On April 2, 2023, the Sándor Ferenczi Center at The New School for Social Research will host its first Jeremy D. Safran Memorial Conference. The daylong gathering will be hosted on Zoom and celebrate the scholarship, teaching, and supervision of the late Jeremy D. Safran, a co-founder of the Ferenczi Center, a former NSSR Psychology professor and director of clinical training in Psychology, and an internationally renowned psychotherapist.
Following Safran’s death in 2018, the Center has honored him by hosting a yearly talk by prominent psychoanalysts, including Nancy McWilliams, Peter Fonagy, and Donnel Stern, on topics related to Safran’s work and legacy. This new conference will expand on that effort by hosting conversations on Safran’s wide-ranging research interests, including Buddhism, will, rupture and repair, Relational psychotherapy, the integration of psychotherapeutic methods, among others. The conference agenda includes panels and talks on these topics by scholars and practitioners, as well as by former colleagues and students of Safran. “We’re hoping that this conference will foster an appreciation of the impact that his work had across the span of his career,” said Jennifer Hunter, a clinical psychologist and Safran’s widow. Hunter is planning the conference together with Ali Shames-Dawson, clinical psychologist, and a former student of Safran who received her PhD from NSSR in 2021.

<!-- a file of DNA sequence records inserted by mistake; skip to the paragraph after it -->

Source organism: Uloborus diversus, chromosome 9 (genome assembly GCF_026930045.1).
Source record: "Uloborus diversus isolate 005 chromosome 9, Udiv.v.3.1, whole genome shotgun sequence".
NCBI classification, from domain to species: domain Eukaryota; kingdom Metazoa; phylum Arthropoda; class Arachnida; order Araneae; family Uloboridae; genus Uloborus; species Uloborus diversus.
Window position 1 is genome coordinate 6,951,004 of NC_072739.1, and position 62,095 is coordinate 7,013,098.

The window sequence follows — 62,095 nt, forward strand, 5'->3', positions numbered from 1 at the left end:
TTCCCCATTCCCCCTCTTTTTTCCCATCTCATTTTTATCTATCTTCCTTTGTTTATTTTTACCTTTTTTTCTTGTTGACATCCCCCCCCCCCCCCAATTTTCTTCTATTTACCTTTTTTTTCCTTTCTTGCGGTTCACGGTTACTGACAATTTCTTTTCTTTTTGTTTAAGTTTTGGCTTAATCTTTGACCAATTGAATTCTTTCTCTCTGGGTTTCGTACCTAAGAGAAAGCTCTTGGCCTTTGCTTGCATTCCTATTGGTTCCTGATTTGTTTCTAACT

In 2008, Safran founded the Ferenczi Center alongside Prof. Adrienne E. Harris — prominent psychoanalyst and faculty and supervisor at New York University Postdoctoral Program in Psychotherapy and Psychoanalysis — and the late Prof. Lewis Aron, former Director of the NYU Postdoctoral Program and founding president of the International Association for Relational Psychoanalysis and Psychotherapy.
The Ferenczi Center preserves the cultural memory of Hungarian psychoanalyst Sándor Ferenczi, who spent four months during 1926 lecturing at The New School. The Center broadly supports scholarship relevant to Ferenczi’s clinical innovations and promotes his legacy of social and political progressivism. It also indexes the important historical role that Ferenczi played in instituting psychoanalysis in the United States.